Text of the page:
I was going to start this blog by wishing you a happy new year but it’s already February and a bit too late for that. (Or is it? Anyone got a Christmas tree fading in the corner?) In any case, I realised I was in time for the Lunar New Year, so here’s to a very successful and prosperous 2018, either way.
At this end, the year has started spectacularly and I have exciting news. I’m proud to announce Springday has acquired Happy Body at Work (HBAW), a leader in the Australian wellbeing landscape and as it happens, a particularly good fit with Springday’s role, strategy and ethos.
Happy Body at Work
HBAW was launched in 2013, a joint venture between Anna-Louise Bouvier, the well-known physiotherapist and mind-body commentator, and the ABC. HBAW offers multimedia programs – hard copy, digital, online and via an app – to help companies give staff a range of innovative, scalable mental and physical wellbeing solutions. The programs are based on organisational needs and like Springday, they use gamification and reward to engage users. Like Springday too, HBAW provides IT and program support, resources, surveys and reporting.
To date, HBAW programs have been delivered to over 40,000 employees in both public and private sectors, including the Department of Health and Social Services Victoria, the ATO, ASX, CSIRO and many private schools. And they’ve won many awards, including for example in 2017 the Amy digital Awards (for best website and online service – health and wellbeing) and the Mental Health Matters Awards (for best wellbeing project, best employee engagement technology and best wellbeing digital solution).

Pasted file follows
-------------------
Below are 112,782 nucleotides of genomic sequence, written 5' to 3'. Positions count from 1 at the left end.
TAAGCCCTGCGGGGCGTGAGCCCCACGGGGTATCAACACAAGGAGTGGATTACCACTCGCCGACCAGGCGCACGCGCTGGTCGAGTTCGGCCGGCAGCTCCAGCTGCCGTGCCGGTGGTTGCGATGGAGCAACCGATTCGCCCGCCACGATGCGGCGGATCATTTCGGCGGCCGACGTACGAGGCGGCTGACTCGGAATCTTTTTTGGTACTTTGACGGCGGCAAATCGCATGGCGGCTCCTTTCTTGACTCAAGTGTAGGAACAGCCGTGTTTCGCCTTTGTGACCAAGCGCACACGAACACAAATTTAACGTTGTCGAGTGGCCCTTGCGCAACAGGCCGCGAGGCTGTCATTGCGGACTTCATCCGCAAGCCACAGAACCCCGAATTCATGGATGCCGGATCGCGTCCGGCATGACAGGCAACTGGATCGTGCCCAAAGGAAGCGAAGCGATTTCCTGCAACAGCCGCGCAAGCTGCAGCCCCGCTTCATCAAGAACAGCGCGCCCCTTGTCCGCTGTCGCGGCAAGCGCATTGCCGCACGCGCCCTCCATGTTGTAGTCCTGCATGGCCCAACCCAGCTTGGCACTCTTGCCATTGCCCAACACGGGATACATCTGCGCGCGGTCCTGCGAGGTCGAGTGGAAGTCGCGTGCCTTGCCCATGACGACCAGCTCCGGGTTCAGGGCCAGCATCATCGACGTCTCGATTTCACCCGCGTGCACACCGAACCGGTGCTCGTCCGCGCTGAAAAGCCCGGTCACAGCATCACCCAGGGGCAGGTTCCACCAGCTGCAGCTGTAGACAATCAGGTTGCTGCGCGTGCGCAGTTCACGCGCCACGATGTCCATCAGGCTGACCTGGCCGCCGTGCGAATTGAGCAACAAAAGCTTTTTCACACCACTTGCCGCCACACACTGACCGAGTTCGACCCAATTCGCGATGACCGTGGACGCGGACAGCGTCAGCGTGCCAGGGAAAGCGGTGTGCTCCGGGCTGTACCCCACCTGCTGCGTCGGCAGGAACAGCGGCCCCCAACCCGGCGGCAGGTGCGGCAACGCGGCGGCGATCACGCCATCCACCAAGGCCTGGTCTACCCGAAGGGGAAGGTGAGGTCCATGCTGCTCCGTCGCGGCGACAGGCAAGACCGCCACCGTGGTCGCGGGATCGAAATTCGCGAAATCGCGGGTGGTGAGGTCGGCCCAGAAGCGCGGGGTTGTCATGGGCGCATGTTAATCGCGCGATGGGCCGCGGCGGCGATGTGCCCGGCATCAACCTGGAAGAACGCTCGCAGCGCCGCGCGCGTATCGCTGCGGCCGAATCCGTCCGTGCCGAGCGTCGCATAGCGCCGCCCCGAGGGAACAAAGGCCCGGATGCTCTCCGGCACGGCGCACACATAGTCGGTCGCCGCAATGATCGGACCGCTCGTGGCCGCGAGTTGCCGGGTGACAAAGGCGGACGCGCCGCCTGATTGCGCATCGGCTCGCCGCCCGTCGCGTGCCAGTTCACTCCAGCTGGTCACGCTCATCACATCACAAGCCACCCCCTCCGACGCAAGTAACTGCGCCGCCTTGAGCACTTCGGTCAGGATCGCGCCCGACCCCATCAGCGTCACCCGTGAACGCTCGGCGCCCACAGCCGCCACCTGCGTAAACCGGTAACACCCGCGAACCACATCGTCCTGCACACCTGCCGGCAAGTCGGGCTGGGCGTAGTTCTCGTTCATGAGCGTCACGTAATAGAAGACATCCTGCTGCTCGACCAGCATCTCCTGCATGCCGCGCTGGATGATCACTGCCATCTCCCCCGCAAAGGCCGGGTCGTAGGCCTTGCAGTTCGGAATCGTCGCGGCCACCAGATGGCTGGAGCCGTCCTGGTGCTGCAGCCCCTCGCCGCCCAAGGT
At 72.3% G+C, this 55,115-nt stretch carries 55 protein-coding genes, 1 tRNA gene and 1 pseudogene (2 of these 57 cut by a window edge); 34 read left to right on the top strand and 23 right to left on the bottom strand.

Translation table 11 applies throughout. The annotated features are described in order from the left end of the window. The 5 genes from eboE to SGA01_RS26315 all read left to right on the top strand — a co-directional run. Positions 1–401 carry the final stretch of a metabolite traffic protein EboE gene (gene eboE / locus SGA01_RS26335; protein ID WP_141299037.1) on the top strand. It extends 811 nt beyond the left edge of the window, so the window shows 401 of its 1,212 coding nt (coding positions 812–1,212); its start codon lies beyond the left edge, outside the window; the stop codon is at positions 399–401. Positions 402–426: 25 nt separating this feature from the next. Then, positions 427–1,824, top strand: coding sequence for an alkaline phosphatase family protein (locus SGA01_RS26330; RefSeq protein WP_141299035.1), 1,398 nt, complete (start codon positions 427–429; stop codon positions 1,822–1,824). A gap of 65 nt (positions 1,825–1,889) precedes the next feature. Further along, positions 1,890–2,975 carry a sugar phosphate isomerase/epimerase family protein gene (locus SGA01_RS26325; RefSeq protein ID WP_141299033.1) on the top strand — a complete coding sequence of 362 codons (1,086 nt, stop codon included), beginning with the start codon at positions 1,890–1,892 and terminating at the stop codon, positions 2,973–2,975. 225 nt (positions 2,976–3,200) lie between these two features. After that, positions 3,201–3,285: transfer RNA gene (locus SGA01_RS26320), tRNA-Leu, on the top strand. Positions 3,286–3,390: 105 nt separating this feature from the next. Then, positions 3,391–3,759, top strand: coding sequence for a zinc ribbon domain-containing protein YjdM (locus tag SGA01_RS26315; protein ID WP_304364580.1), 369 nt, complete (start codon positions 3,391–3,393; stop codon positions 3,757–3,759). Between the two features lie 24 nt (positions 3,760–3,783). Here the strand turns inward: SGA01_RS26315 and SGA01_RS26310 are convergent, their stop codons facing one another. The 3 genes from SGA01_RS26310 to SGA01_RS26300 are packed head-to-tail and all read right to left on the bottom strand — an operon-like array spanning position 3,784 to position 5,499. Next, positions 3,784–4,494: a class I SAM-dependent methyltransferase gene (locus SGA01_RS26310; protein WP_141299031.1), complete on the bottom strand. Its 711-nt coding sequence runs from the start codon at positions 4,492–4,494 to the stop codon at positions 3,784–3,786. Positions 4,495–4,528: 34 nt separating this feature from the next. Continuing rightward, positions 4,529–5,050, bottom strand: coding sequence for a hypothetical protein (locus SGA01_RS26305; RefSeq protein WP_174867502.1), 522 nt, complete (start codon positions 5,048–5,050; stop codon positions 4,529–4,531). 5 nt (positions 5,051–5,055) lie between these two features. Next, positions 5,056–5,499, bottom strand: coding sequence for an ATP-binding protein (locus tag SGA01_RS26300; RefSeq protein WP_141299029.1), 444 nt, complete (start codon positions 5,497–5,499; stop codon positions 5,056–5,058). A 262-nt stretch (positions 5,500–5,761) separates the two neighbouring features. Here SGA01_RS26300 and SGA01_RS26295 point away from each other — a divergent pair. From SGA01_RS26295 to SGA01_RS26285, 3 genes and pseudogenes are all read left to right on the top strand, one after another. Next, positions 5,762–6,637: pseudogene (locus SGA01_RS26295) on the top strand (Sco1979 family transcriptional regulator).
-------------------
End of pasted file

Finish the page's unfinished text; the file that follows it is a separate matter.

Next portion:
So you can imagine how excited we were, when the opportunity arose, to join forces. Separately, both companies were growing fast, but HBAW wanted to increase their digital resources and Springday wanted more administrative heft, and also to expand into a more hands-on space with companies. As they say, win-win!
Especially important for all of us is the amalgamation of our teams. HBAW’s entire team is coming over to Springday and Anna-Louise Bouvier, I’m pleased to announce, will be taking on a new consulting role as Head of Go To Market, working on program development, engagement and user experience across our entire Springday offering.
What does this mean?
Both Springday and HBAW clients will have access to an expanded suite of resources and expertise. We’ll also have an expanded range of delivery modes, which means we can customise strategies and offerings even more than before. We’ll have more expertise in developing and delivering wellbeing, as well as in advising organisations on the best way to implement our content.
What makes me happiest, however, is the synergy between Springday and HBAW’s values. Both of us want to help people be healthier, to turn the old HR paradigm – not to deal with staff till they become ill – on its head. Instead, our aim is to help employees and organisations be healthy, happy and engaged, mentally and physically, both at work and outside.